A ROMSEY councillor has added his voice to the increasing concerns about the potential closure of Winchester's A&E unit.

The NHS is consulting on proposals for a new hospital in or near Basingstoke and the downgrading of some services at the Royal Hampshire County Hospital in Winchester.

As part of the multi-million development the RHCH will be downgraded including the closure of the A&E unit and the change of Florence Portal House to be midwife-led instead of by consultants.

The RHCH A&E unit would be replaced by a 24/7 doctor and nurse-led treatment centre.

Although the current A&E would close, many services will be retained including a planned surgery centre and outpatients.

READ MORE: 'It's disappointing': residents criticise plans to close city centre A&E

The value of the restructuring and the proposed development is estimated at between £700-900m.

Hampshire Chronicle: Cllr Geoff Cooper

Cllr Geoff Cooper said: “There are real concerns that the closure of the A&E department at Winchester will put extra pressure on Southampton General. This is particularly worrying as recent figures show that many patients are waiting over four hours for treatment at Southampton.

“To place additional burden on these already overstretched services is unacceptable and puts lives at risk. It is clear that Southampton is already overstretched and the closure of Winchester will simply add to its pressures.

“The consultation states that there will still be a centre, in Winchester, open 24 hours a day for minor injuries but experience from other parts of the country shows that when this has been promised the opening hours are soon shortened.

“I am also concerned about the plans to close the consultant-led maternity unit. It is good that there will be a midwife-led unit on site but many women who choose a midwife-led birth like the extra reassurance of having a consultant close at hand, in case things do not go according to plan. Ultimately, this is less choice for women and our constituents deserve better.”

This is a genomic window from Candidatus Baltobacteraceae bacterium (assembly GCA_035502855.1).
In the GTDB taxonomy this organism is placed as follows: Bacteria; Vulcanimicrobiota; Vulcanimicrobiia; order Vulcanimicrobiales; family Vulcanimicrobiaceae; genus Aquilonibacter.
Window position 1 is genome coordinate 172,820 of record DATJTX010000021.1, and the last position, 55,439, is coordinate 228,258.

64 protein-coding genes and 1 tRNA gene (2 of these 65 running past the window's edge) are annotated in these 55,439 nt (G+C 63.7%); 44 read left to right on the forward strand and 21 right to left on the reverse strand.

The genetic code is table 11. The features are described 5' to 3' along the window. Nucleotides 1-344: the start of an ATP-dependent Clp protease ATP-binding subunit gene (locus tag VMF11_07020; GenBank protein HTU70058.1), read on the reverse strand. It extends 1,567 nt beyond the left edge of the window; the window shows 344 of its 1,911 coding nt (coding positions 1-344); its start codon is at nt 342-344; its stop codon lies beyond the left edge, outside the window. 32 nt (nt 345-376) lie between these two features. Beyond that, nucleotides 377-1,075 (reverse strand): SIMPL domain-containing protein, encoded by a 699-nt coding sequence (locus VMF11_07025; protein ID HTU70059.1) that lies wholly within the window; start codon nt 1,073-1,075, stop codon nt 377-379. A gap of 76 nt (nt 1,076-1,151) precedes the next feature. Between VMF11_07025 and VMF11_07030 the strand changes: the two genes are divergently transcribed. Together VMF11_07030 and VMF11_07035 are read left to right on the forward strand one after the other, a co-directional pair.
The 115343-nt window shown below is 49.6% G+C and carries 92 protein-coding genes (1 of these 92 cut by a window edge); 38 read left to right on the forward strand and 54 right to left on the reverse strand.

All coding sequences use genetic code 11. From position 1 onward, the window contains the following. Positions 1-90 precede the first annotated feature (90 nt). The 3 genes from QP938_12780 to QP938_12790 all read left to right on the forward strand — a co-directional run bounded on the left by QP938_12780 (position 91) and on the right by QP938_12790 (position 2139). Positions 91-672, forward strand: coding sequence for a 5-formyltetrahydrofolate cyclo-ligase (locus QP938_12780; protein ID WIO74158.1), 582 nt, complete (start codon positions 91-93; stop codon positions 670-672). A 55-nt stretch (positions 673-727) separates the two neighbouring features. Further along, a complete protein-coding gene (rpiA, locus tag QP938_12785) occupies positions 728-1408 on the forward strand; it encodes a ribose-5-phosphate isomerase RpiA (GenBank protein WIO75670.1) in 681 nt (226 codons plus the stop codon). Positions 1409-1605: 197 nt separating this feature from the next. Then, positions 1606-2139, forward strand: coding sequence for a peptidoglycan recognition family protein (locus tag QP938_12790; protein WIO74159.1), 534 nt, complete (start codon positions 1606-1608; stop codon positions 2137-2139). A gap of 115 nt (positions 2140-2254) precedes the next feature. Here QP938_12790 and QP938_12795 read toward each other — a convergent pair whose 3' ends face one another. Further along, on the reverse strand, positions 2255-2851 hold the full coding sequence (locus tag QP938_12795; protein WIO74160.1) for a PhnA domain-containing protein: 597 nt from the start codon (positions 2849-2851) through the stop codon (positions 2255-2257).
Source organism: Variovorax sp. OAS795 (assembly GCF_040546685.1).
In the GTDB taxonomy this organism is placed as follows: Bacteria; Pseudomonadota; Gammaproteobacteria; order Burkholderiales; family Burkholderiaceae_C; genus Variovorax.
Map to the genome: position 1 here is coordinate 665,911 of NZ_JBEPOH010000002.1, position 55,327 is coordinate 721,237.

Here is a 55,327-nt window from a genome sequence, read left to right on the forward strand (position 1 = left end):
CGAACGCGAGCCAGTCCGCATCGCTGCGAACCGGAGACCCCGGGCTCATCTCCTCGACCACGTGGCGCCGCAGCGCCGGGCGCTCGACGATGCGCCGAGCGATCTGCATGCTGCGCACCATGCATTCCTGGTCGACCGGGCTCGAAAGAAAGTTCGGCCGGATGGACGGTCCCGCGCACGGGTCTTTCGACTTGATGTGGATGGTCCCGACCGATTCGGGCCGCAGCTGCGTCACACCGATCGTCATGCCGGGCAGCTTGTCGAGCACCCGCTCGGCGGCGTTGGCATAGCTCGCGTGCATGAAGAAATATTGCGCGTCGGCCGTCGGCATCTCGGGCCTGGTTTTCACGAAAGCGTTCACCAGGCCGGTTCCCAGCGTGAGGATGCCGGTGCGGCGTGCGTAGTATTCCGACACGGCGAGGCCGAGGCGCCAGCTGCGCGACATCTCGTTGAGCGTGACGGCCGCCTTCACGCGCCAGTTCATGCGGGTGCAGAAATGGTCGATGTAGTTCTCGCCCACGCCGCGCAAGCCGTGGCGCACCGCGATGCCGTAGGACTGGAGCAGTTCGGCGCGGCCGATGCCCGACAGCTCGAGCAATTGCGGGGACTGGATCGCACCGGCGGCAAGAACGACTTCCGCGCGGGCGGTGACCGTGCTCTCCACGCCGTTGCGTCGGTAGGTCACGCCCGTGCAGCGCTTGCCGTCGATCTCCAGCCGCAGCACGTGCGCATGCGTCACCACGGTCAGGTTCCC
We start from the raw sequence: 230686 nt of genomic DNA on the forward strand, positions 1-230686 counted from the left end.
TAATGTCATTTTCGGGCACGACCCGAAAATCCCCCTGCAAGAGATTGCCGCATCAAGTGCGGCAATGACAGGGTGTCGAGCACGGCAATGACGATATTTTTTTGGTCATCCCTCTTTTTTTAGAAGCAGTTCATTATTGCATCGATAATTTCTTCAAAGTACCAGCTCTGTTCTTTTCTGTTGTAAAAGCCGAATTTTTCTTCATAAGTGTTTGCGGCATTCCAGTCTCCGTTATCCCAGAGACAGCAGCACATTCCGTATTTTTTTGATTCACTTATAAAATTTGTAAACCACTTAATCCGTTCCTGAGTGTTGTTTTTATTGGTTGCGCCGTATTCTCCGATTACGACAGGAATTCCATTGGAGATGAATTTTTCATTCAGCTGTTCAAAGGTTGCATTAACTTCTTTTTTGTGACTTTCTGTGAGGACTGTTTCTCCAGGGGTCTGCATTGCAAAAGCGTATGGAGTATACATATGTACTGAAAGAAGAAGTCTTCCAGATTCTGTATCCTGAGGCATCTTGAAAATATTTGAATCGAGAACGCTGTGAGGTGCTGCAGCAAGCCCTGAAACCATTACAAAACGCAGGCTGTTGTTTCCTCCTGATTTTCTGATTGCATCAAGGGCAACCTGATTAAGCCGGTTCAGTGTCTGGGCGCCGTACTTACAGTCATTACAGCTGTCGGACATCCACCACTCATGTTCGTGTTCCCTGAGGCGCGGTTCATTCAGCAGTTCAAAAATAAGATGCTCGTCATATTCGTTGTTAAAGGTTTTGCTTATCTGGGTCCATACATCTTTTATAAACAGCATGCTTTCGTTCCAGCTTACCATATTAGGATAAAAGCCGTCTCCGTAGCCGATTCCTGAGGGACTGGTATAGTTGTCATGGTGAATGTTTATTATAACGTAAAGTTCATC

Maggie MacIsaac, chief executive of NHS Hampshire and Isle of Wight Integrated Care Board, said: “These exciting proposals provide a once-in-a-generation opportunity to improve hospital facilities and hospital services and enable our colleagues to provide the very best care for people who need it.

“The proposals have been designed by clinicians, with patients, and are based on clinical evidence and best practice. At their heart is the need to deliver safe, high-quality services, sustainable for the future, with sufficient specialist staff to run services well.

“At this stage, they are still proposals. We are keen to hear what people think of the options we are putting forward, how the proposals could impact on them, and where they think they could be improved.”